SEB has not sufficiently identified the risk of money laundering in its Baltic operations and has had deficiencies in its governance and control of the Baltic subsidiary banks’ anti-money laundering measures.
SEB is therefore being issued a remark and an administrative fine of SEK 1 billion.
FI's investigation, which covers the period 2015-Q1 2019, shows that SEB's subsidiary banks in the Baltics have been exposed to an elevated risk of money laundering. This is due in part to their geographic location but also because customers with a higher risk of money laundering have been responsible for a substantial portion of the subsidiary banks' business volumes and transactions.
FI's investigation also shows that the bank has had deficiencies in identifying and managing the risk of money laundering associated with some of their non-resident customers and resident customers with non-resident owners. The bank has also not been able to sufficiently rectify deficiencies identified by the bank's control bodies during the period. In addition, SEB's internal control functions and transaction monitoring have not had sufficient resources.
In recent years, SEB has taken action, and plans to take more actions, to rectify the deficiencies in the area of anti-money laundering. However, FI makes the assessment that, despite the bank's actions, the bank's deficiencies during the period under investigation have meant that the bank did not comply with the requirements laid down by law, and SEB is therefore receiving a remark and an administrative fine of SEK 1 billion.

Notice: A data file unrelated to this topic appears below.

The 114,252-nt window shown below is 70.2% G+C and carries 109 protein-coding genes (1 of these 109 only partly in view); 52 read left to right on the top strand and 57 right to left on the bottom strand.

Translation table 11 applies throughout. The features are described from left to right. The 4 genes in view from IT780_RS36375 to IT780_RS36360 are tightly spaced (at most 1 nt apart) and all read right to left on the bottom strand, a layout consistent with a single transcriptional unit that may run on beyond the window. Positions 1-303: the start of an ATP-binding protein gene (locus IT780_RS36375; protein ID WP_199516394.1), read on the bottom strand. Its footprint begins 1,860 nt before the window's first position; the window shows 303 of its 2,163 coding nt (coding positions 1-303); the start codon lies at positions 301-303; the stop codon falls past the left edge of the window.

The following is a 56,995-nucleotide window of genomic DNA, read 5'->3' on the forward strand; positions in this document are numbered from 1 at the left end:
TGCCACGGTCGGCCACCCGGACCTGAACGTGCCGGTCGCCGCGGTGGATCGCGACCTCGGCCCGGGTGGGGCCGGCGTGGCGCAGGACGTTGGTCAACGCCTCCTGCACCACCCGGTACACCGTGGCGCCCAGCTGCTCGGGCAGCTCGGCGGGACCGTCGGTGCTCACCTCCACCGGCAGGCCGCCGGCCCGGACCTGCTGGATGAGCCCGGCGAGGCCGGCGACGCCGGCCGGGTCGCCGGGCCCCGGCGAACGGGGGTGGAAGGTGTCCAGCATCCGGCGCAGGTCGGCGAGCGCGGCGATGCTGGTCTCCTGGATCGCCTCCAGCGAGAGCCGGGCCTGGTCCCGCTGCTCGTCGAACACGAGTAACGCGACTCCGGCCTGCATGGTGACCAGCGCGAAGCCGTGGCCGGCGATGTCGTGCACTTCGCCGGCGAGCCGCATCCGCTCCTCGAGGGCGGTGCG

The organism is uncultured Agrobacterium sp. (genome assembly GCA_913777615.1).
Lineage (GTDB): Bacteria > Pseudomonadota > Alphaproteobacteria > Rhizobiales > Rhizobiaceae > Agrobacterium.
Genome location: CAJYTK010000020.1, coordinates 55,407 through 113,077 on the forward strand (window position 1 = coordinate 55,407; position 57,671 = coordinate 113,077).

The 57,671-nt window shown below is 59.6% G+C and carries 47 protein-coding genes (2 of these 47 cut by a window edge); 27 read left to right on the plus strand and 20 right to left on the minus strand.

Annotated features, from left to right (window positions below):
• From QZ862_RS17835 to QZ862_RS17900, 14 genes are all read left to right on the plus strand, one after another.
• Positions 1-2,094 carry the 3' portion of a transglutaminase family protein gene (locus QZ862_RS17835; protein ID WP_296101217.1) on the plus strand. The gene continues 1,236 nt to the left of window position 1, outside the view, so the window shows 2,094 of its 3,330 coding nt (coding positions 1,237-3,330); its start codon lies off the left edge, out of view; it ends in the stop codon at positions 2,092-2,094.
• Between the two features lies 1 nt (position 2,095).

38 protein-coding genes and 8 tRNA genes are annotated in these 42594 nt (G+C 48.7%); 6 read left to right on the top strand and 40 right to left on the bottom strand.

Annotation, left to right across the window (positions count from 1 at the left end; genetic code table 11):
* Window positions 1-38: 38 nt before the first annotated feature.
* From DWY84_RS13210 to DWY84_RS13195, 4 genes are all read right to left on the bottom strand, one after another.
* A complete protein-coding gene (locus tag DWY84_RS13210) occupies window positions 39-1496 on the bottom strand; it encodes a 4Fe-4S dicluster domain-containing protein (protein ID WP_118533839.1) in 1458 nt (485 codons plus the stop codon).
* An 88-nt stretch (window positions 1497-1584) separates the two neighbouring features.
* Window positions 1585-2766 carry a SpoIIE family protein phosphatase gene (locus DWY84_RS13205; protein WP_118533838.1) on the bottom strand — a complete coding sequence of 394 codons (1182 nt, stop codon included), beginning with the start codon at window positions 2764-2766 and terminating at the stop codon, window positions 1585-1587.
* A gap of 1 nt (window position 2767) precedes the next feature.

FI also investigated how SEB's Swedish operations complied with the requirements set out in the anti-money laundering regulatory framework. In this matter, FI has ordered the bank to take certain actions to improve the monitoring of transactions.
"Despite the elevated risk of money laundering in the Baltics, the bank has done too little, too late," says Director General Erik Thedéen.
FI's investigation of SEB has been coordinated with the supervisory authorities in Estonia, Latvia and Lithuania. FI has investigated SEB's governance of the anti-money laundering work in the Baltic subsidiaries while the Baltic supervisory authorities have investigated the compliance of SEB's Baltic subsidiaries with the anti-money laundering regulatory framework in their operations. SEB's Estonian subsidiary is also receiving a precept and a fine from the Estonian financial supervisory authority for breaches of local anti-money laundering requirements. The bank's Baltic subsidiaries have also previously received a sanction in Latvia and an order to correct deficiencies in Lithuania.